Saul is at length brought to put himself into the dress of the penitent; but it is too evident that he only acts the part of a penitent, and is not one indeed. Observe,
I. How poorly he expressed his repentance. It was with much ado that he was made sensible of his fault, and not till he was threatened with being deposed. This touched him in a tender part. Then he began to relent, and not till then. When Samuel told him he was rejected from being king, then he said, I have sinned, 1 Sam. 15:24. His confession was not free nor ingenuous, but extorted by the rack, and forced from him. We observe here several bad signs of the hypocrisy of his repentance, and that it came short even of Ahab’s. 1. He made his application to Samuel only, and seemed most solicitous to stand right in his opinion and to gain his favour. He makes a little god of him, only to preserve his reputation with the people, because they all knew Samuel to be a prophet, and the man that had been the instrument of his preferment. Thinking it would please Samuel, and be a sort of bribe to him, he puts it into his confession: I have transgressed the commandment of the Lord and thy word; as if he had been in God’s stead, 1 Sam. 15:24. David, though convinced by the ministry of Nathan, yet, in his confession, has his eye to God alone, not to Nathan. Ps. 51:4 Against thee only have I sinned. But Saul, ignorantly enough, confesses his sin as a transgression of Samuel’s word; whereas his word was no other than a declaration of the commandment of the Lord. He also applies to Samuel for forgiveness (1 Sam. 15:25): I pray thee, pardon my sin; as if any could forgive sin but God only. Those wretchedly deceive themselves who, when they have fallen into scandalous sin, think it enough to make their peace with the church and their ministers, by the show and plausible profession of repentance, without taking care to make their peace with God by the sincerity of it. The most charitable construction we can put upon this of Saul is to suppose that he looked upon Samuel as a sort of mediator between him and God, and intended an address to God in his application to him. However, it was very weak. 2. He excused his fault even in the confession of it, and that is never the fashion of a true penitent (1 Sam. 15:24): I did it because I feared the people, and obeyed their voice. We have reason enough to think that it was purely his own doing and not the people’s; however, if they were forward to do it, it is plain, by what we have read before, that he knew how to keep up his authority among them and did not stand in any awe of them. So that the excuse was false and frivolous; whatever he pretended, he did not really fear the people. But it is common for sinners, in excusing their faults, to plead the thoughts and workings of their own minds, because those are things which, how groundless soever, no man can disprove; but they forget that God searchest the heart. 3. All his care was to save his credit, and preserve his interest in the people, lest they should revolt from him, or at least despise him. Therefore he courts Samuel with so much earnestness (1 Sam. 15:25) to turn again with him, and assist in a public thanksgiving for the victory. Very importunate he was in this matter when he laid hold on the skirt of his mantle to detain him (1 Sam. 15:27), not that he cared for Samuel, but he feared that if Samuel forsook him the people would do so too. Many seem zealously affected to good ministers and good people only for the sake of their own interest and reputation, while in heart they hate them. But his expression was very gross when he said (1 Sam. 15:30), I have sinned, yet honour me, I pray thee, before my people. Isa. this the language of a penitent? No, but the contrary: “I have sinned, shame me now, for to me belongs shame, and no man can loathe me so much as I loathe myself.” Yet how often do we meet with the copies of this hypocrisy of Saul! It is very common for those who are convicted of sin to show themselves very solicitous to be honoured before the people. Whereas he that has lost the honour of an innocent can pretend to no other than that of a penitent, and it is the honour of a penitent to take shame to himself.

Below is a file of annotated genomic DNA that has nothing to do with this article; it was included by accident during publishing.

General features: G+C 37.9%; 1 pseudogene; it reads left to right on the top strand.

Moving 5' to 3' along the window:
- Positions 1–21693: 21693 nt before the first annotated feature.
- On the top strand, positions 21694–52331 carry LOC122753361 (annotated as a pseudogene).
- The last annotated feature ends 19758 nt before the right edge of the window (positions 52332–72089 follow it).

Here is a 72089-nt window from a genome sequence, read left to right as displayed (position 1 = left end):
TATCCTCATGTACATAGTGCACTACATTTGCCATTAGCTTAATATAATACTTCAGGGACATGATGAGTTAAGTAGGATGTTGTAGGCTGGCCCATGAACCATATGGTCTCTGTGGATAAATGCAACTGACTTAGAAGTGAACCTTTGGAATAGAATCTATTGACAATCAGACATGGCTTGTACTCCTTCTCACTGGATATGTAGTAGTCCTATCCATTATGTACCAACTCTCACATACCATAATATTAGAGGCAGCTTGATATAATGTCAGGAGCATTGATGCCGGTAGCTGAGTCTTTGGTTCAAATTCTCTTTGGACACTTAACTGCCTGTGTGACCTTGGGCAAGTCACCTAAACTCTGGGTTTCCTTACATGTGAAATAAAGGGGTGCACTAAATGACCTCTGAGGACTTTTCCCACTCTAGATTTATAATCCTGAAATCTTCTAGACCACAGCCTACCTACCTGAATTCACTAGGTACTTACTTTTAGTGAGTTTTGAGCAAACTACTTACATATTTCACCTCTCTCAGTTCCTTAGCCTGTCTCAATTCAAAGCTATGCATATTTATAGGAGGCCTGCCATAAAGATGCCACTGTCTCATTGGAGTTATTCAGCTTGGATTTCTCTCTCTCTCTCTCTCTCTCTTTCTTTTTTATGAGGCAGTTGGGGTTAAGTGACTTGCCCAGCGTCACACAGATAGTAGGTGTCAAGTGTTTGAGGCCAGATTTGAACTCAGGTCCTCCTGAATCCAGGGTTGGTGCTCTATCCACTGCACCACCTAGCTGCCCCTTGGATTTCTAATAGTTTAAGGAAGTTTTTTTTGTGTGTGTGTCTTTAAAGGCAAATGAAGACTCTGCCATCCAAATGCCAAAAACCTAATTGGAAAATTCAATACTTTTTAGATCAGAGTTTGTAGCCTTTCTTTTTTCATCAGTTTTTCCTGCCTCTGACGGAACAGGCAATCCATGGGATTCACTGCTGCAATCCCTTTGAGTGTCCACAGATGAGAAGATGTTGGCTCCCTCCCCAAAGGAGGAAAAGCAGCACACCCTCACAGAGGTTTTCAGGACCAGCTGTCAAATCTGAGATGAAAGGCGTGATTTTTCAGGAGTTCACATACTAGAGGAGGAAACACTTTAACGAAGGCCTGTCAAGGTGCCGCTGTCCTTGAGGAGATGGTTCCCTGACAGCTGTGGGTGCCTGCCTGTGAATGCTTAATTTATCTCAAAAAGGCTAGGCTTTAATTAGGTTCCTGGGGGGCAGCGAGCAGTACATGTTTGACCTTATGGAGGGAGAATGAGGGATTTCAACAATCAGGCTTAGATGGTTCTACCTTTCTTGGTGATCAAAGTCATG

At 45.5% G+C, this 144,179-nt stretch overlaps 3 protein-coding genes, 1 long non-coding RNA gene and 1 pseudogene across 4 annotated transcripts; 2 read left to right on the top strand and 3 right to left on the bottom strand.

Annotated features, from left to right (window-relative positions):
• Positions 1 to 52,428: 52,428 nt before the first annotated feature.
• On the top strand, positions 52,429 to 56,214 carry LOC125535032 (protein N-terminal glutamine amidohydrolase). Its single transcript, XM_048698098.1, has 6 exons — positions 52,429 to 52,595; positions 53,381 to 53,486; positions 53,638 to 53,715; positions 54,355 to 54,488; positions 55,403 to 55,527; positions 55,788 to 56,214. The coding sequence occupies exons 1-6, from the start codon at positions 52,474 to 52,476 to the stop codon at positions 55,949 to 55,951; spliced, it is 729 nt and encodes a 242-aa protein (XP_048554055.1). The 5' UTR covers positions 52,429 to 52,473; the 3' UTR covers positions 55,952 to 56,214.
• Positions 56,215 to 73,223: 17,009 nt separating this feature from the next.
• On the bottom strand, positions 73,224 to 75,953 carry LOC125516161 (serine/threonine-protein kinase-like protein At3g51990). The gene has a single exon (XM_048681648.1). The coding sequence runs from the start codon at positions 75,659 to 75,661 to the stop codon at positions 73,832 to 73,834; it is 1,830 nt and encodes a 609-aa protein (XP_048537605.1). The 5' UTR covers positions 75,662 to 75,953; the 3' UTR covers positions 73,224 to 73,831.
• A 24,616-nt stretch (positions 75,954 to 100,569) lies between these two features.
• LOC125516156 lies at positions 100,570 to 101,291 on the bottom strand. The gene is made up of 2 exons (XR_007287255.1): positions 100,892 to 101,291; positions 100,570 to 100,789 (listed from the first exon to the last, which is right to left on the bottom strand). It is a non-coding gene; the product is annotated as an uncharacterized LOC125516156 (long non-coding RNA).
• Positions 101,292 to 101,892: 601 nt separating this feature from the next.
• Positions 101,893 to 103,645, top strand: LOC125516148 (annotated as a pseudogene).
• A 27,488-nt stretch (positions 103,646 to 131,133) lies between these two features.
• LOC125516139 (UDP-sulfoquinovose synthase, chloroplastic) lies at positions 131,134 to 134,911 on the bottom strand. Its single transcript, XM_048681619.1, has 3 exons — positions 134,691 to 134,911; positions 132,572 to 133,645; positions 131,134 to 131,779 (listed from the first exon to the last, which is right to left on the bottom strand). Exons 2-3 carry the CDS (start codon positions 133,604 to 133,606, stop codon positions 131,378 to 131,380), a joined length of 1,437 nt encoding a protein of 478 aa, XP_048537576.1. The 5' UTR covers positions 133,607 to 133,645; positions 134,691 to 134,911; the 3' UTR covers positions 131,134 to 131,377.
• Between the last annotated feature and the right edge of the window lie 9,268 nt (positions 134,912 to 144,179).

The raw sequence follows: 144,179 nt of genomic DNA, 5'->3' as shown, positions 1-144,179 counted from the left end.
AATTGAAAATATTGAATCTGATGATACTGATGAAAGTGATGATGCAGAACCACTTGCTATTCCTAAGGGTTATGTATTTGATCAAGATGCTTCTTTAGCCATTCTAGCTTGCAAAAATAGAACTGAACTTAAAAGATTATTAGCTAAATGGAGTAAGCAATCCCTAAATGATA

II. How little he got by these thin shows of repentance. What point did he gain by them? 1. Samuel repeated the sentence passed upon him, so far was he from giving any hopes of the repeal of it, 1 Sam. 15:26; the same with 1 Sam. 15:23. He that covers his sins shall never prosper, Prov. 28:13. Samuel refused to turn back with him, but turned about to go away, 1 Sam. 15:27. As the thing appeared to him upon the first view, he thought it altogether unfit for him so far to countenance one whom God had rejected as to join with him in giving thanks to God for a victory which was made to serve rather Saul’s covetousness than God’s glory. Yet afterwards he did turn again with him (1 Sam. 15:31), upon further thoughts, and probably by divine direction, either to prevent a mutiny among the people or perhaps not to do honour to Saul (for, though Saul worshipped the Lord, 1 Sam. 15:31; it is not said Samuel presided in that worship), but to do justice on Agag, 1 Sam. 15:32. 2. He illustrated the sentence by a sign, which Saul himself, by his rudeness, gave occasion for. When Samuel was turning from him he tore his clothes to detain him (1 Sam. 15:27), so loth was he to part with the prophet; but Samuel put a construction upon this accident which none but a prophet could do. He made it to signify the rending of the kingdom from him (1 Sam. 15:28), and that, like this, was his own doing. “He hath rent it from thee, and given it to a neighbour better than thou,” namely, to David, who afterwards, upon occasion, cut off the skirt of Saul’s robe (1 Sam. 24:4), upon which Saul said (1 Sam. 24:20), I know that thou shalt surely be king, perhaps remembering this sign, the tearing of the skirt of Samuel’s mantle. 3. He ratified it by a solemn declaration of its being irreversible (1 Sam. 15:29): The Strength of Israel will not lie. The Eternity or Victory of Israel, so some read it; the holy One, so the Arabic; the most noble One, so the Syriac; the triumphant King of Israel, so bishop Patrick. “He is determined to depose thee, and he will not change his purpose. He is not a man that should repent.” Men are fickle and alter their minds, feeble and cannot effect their purposes; something happens which they could not foresee, by which their measures are broken. But with God it is not so. God has sometimes repented of the evil which he thought to have done, repentance was hidden from Saul, and therefore hidden from God’s eyes.